Chronic diseases are determined by the interplay of genetic and environmental factors.  Although genome-wide studies have identified genetic polymorphisms associated with several important chronic diseases, however, studies focusing on gene-environment interactions on majority of these diseases are still lacking. Humans are now considered as a conglomerate of both human and microbial cells – collectively termed as the “human microbiome” – residing in and on various parts of the human body. The human microbiome is composed of trillions of microbial cells that encodes a “second genome” which is much larger than the human genome.  The microbiome is highly variable across individuals and likely contributes to gene-environment interaction. Diabetes is a common chronic metabolic disease globally affecting the humankind. One of the dreaded complications of Diabetes is the chronic non-healing diabetic foot ulcer (DFU) wound, affecting 15-20% of diabetic patients worldwide. The DFU wounds do not follow the precisely orchestrated course of events observed in normal wound healing. Currently, I am focussing on harnessing the modern genomic methodologies to understand the host-microbiome interactions in the development and progression of non-healing diabetic foot ulcers in humans. Besides the host genomics and metagenomics study, our research work also includes both in vitro and ex vivo assays to detect the presence of polymicrobial biofilms and the growing antibiotic resistance in the wound microenvironment in humans. In future, mechanistic studies may be planned to understand the effect of modulating host-microbiome interactions in DFU wound healing in both in vitro and in vivo models.

Samanwoy Mukhopadhyay

Saroj K Mohapatra

Sepsis is one of the leading causes of morbidity and mortality in all age groups, despite improved care in the recent years. In the pediatric group, sepsis accounts for a large fraction of mortality under 5 years of age, and is one of the leading causes of death in neonates. There is no specific drug for treatment, owing to incomplete understanding of the biology of this disease. I believe that genomics of sepsis is an exciting area of research. For example, recent findings hint at reprogramming of the leukocyte transcriptome in the patients; and this change is coordinated, reproducible and linked to the progression of the disease. I am performing whole-genome gene expression profiling in patients of sepsis to detect strong and reliable signature of outcome (e.g., survival versus death). Additionally, I am interested in discovering the genetic and epigenetic underpinnings of the transcriptional signatures.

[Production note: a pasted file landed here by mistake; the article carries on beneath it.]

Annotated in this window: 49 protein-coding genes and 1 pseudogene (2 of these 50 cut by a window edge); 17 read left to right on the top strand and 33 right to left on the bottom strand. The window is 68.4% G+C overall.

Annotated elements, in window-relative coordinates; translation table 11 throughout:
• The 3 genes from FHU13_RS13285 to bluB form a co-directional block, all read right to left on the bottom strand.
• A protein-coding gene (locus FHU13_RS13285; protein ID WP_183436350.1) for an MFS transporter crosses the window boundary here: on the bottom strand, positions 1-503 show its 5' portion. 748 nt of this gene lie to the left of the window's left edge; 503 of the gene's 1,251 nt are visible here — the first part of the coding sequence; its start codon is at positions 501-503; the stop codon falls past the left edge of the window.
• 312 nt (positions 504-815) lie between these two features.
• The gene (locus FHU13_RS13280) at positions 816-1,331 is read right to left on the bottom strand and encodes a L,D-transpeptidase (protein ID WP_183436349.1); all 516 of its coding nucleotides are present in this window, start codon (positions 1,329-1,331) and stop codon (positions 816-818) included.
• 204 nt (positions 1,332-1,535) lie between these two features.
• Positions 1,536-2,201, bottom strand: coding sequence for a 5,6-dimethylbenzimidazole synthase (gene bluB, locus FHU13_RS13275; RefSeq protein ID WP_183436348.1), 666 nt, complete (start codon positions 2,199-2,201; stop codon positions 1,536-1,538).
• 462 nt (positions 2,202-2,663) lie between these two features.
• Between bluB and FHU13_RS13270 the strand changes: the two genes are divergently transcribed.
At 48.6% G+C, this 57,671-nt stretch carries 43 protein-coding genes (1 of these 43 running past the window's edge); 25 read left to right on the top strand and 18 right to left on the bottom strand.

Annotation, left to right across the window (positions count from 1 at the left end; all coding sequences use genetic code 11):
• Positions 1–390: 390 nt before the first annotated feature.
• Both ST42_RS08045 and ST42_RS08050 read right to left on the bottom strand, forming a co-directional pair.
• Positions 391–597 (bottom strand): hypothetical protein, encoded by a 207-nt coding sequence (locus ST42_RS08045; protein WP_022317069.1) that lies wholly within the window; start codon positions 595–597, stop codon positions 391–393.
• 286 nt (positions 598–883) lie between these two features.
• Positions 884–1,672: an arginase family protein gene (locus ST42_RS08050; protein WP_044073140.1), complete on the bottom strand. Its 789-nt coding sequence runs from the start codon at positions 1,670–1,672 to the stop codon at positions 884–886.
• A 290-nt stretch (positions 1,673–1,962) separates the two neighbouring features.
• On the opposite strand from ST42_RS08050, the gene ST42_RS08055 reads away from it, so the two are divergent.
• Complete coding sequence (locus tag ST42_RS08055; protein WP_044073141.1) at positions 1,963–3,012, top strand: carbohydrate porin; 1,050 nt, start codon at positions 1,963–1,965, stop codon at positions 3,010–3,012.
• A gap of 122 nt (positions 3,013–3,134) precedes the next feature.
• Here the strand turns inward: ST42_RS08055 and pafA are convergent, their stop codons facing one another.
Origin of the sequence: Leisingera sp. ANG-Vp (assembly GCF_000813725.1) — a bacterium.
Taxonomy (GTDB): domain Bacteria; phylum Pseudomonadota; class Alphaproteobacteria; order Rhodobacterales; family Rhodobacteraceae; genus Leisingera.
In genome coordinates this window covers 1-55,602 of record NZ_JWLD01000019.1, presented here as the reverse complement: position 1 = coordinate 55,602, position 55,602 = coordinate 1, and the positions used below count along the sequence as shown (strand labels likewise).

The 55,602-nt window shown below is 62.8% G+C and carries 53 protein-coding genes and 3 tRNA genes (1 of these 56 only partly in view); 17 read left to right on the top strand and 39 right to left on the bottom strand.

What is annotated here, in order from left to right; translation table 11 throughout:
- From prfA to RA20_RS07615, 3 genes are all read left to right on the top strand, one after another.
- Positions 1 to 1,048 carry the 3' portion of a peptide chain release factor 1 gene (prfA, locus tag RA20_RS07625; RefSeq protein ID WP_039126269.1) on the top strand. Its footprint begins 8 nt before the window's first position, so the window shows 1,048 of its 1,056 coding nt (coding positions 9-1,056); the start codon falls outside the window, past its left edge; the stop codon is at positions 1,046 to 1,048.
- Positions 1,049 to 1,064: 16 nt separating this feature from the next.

Seema Bharatiya

Sreedhar Chinnaswamy

Among the recently discovered Type–III interferon family, IFN-λ4 (IFNL4) is thenewest member. I am interested in characterizing the naturally occurring variants of IFNL4 gene for their effect on IFN-λ4’s function and their significance in different human diseases. IFNL4 gene transcription is known to generate several different splice variants. I am also interested to understand if any of the genetic variants within the body of IFNL4 are important in generation of these splice variants.

Shamita Sanga

Moulinath Acharya

There are more than seventy million patients in India, affected by rare diseases, many of which are related to vision. Rare eye diseases (REDs) are often congenital and more than 80% have a genetic basis. These diseases are associated with many genetic and allelic heterogeneity that lead to variable clinical phenotypes in patients.  Mutations in these genes, causal to REDs may cause alteration in regulatory pathways pertinent to eye development, there by leading to various disease conditions including developmental malformations. Mutations in the same genes lead to diverse clinical phenotypes, thereby making it difficult for genetic counsellors and clinicians to counsel the patients accurately. To delineate that,  I hypothesize that  the altered regulation of certain biochemical pathways is responsible for the pathogenesis of REDs and their varied clinical manifestations. Towards that goal, my aim rests on complete identification of the genomic risk factors and their underlying functions in the pathogenesis of REDs.

Shrayashi Biswas

Samsiddhi Bhattacharjee